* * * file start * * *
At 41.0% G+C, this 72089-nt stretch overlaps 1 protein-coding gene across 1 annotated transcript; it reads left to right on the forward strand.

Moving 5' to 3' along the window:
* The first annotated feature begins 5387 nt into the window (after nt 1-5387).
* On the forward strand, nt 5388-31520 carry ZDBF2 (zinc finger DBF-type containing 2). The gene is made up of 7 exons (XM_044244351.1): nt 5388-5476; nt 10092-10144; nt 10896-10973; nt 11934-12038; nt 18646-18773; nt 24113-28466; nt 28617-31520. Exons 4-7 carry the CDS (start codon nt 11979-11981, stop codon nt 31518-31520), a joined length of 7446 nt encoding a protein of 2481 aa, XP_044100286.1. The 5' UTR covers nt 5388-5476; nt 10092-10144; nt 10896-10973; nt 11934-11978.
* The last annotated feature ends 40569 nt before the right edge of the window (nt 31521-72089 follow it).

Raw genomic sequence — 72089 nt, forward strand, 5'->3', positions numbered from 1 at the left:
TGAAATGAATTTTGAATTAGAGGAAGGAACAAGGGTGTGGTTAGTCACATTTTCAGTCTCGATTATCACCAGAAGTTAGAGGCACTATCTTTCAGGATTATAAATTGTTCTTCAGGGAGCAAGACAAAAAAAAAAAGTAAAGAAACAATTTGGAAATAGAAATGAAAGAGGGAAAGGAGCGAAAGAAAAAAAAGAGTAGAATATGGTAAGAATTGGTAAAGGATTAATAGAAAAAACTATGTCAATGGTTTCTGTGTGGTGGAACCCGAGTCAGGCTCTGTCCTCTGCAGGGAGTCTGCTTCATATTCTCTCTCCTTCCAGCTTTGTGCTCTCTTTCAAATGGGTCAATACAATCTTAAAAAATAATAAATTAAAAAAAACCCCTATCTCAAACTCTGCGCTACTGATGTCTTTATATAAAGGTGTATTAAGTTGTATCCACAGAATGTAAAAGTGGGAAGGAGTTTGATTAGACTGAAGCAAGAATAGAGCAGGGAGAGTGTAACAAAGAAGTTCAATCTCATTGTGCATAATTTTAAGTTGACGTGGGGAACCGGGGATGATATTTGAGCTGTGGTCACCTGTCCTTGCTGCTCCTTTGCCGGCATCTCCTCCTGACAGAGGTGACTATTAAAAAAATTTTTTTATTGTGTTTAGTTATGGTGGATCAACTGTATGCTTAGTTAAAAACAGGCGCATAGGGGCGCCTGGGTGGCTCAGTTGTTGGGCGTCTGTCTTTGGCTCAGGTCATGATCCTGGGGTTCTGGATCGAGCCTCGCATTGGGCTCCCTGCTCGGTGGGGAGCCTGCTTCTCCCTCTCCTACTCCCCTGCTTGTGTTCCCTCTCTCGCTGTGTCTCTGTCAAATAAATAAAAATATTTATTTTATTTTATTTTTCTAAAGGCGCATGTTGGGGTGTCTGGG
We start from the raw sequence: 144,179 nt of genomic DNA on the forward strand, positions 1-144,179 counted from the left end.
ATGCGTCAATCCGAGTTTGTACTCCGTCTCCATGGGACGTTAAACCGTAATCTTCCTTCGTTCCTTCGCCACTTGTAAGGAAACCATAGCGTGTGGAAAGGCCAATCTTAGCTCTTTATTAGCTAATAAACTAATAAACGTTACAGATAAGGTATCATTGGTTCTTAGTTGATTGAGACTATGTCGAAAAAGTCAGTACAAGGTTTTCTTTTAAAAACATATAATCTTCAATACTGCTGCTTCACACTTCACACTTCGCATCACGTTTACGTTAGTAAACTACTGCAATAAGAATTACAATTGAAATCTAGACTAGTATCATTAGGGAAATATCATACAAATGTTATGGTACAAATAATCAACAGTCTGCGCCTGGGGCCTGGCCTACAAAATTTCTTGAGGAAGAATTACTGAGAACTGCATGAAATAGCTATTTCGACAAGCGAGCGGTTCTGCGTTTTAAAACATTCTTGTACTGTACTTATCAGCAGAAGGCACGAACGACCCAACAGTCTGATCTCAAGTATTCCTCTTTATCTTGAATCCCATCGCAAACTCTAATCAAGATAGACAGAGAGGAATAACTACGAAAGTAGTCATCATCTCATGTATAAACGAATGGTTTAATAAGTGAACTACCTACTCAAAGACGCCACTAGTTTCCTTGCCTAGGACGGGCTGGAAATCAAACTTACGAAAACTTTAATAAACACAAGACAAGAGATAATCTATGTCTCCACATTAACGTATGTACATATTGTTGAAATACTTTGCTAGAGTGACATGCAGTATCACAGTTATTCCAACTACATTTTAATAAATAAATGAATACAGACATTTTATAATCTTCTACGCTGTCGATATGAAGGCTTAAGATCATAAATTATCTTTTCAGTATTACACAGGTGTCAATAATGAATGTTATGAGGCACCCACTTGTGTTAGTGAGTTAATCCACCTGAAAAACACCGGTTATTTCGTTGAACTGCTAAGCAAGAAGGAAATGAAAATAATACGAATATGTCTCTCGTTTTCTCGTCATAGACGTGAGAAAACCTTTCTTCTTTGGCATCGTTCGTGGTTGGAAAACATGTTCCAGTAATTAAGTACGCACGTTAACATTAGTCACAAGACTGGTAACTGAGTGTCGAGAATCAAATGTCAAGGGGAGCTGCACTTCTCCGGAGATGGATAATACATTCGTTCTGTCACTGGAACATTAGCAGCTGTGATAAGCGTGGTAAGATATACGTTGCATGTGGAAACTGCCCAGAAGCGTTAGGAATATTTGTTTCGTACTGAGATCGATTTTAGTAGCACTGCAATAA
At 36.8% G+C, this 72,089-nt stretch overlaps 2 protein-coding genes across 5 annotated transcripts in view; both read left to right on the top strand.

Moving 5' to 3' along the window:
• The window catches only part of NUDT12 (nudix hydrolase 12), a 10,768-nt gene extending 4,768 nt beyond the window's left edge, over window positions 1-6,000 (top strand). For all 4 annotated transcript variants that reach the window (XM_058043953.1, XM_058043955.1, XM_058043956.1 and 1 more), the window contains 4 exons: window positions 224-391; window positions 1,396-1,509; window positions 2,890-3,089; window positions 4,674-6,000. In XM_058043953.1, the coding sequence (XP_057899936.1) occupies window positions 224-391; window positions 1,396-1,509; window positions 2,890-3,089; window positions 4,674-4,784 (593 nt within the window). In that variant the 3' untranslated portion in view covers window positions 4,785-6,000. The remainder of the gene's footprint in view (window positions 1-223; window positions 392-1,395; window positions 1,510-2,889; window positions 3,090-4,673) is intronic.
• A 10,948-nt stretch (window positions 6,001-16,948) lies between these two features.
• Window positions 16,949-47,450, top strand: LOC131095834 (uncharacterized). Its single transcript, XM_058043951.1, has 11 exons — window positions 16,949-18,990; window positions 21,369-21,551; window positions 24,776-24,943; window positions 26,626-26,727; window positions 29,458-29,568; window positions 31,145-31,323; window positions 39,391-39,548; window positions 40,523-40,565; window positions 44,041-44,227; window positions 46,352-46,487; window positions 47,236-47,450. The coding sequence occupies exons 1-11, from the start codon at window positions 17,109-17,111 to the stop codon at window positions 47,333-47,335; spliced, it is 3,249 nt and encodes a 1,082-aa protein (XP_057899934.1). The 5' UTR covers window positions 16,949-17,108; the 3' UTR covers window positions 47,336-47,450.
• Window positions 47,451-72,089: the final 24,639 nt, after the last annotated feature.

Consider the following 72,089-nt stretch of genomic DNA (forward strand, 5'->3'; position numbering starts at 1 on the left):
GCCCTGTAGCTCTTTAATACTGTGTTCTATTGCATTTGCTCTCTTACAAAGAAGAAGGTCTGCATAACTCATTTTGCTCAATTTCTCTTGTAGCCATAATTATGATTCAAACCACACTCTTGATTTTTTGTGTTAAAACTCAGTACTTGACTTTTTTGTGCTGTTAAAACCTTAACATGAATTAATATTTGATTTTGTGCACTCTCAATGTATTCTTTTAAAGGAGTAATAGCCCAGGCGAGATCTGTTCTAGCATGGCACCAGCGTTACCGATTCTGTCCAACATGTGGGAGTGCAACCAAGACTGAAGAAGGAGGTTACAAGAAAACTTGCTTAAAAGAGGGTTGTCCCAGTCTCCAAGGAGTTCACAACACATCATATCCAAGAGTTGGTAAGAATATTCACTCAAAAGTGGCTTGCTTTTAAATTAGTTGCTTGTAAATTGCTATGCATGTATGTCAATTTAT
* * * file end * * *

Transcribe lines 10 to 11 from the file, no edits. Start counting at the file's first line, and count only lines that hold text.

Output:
At 36.8% G+C, this 72,089-nt stretch overlaps 2 protein-coding genes across 5 annotated transcripts in view; both read left to right on the top strand.

Moving 5' to 3' along the window: